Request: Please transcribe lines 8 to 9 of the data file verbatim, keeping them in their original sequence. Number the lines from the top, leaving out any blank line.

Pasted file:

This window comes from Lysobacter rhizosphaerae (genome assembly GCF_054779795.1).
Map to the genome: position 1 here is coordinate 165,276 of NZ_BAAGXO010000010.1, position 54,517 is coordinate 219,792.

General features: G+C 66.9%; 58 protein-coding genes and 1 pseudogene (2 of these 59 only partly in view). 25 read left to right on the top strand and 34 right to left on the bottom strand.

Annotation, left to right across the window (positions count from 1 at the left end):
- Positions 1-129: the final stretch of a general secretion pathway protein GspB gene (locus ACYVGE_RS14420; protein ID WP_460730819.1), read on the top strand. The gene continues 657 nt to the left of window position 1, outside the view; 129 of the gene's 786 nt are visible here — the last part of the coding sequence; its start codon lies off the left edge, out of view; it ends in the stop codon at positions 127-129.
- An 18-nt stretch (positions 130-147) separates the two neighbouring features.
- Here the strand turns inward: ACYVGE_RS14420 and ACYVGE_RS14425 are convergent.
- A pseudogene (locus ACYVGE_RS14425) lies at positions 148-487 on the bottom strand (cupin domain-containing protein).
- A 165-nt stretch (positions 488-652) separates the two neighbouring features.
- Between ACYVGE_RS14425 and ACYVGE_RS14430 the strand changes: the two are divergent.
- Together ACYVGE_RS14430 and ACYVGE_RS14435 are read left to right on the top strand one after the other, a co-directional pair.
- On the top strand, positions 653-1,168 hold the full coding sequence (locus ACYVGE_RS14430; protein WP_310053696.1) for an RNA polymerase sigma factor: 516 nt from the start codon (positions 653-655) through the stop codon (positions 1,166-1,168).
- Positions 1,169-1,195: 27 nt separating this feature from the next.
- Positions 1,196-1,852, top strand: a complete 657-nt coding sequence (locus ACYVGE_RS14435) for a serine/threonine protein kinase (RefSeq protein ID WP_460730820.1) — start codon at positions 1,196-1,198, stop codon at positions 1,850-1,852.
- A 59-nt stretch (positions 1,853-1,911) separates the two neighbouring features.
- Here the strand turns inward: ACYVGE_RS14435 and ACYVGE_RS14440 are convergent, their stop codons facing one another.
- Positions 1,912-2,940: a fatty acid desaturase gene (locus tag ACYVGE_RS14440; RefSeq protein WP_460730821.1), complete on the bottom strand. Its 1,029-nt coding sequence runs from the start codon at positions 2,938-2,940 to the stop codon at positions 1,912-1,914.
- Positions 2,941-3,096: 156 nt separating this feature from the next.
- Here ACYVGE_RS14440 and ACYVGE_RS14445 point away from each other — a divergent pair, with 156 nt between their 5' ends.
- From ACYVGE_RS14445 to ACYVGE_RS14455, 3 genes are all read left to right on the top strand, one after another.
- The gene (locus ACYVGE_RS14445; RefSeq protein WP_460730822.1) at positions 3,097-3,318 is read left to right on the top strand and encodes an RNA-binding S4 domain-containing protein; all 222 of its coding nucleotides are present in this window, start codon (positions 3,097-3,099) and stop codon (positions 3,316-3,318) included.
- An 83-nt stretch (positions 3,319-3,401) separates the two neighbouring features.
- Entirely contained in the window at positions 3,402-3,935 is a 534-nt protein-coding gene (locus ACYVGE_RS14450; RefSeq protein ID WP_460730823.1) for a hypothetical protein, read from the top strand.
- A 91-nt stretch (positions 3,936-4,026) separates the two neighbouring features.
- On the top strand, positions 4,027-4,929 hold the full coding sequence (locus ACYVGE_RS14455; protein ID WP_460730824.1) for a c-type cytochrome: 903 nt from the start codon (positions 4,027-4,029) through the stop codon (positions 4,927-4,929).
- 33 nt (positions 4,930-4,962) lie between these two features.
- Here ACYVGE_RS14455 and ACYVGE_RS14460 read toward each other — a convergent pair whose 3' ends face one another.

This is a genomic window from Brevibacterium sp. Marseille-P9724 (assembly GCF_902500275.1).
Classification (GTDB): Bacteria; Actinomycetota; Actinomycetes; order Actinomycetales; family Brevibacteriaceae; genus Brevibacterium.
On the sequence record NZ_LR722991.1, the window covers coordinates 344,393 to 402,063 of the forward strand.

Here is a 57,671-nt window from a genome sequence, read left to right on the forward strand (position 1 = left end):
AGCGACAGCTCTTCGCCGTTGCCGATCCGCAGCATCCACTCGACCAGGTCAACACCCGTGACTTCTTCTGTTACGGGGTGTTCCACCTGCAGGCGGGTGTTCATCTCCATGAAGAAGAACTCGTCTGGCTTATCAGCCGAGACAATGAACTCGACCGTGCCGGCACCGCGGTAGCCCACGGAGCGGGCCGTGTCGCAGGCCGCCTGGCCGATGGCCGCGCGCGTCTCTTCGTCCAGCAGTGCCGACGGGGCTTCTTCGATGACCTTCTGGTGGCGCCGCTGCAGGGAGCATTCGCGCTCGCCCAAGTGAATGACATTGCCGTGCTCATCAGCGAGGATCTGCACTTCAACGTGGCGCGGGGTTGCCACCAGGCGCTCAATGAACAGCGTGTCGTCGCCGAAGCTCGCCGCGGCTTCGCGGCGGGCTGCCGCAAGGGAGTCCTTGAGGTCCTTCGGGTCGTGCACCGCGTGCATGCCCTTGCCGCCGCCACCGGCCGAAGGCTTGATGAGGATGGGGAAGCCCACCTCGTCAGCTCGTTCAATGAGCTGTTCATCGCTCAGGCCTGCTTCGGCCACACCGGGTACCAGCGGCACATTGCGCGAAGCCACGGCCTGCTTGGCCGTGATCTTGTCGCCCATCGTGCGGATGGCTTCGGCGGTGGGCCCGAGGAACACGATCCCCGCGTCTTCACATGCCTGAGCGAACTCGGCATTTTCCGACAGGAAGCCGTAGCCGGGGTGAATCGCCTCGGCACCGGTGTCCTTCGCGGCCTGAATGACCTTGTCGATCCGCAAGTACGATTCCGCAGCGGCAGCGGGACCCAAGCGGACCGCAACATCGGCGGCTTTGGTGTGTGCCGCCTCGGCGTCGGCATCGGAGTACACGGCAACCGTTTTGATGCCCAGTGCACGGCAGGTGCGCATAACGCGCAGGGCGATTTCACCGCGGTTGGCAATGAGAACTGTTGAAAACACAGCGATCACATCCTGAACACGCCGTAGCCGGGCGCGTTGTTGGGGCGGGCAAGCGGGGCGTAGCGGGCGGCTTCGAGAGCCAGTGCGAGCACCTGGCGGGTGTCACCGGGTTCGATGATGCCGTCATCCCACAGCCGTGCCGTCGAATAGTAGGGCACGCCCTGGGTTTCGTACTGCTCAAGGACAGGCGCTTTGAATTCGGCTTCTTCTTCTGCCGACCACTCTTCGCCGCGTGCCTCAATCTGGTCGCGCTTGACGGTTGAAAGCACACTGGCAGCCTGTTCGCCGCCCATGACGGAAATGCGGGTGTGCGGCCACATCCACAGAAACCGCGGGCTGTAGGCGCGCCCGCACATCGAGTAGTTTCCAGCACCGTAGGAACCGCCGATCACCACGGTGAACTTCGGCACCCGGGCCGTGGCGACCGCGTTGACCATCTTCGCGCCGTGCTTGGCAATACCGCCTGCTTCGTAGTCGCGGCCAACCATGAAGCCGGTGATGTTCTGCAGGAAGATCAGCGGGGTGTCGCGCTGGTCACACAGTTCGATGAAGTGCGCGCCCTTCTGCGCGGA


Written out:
- A pseudogene (locus ACYVGE_RS14425) lies at positions 148-487 on the bottom strand (cupin domain-containing protein).
- A 165-nt stretch (positions 488-652) separates the two neighbouring features.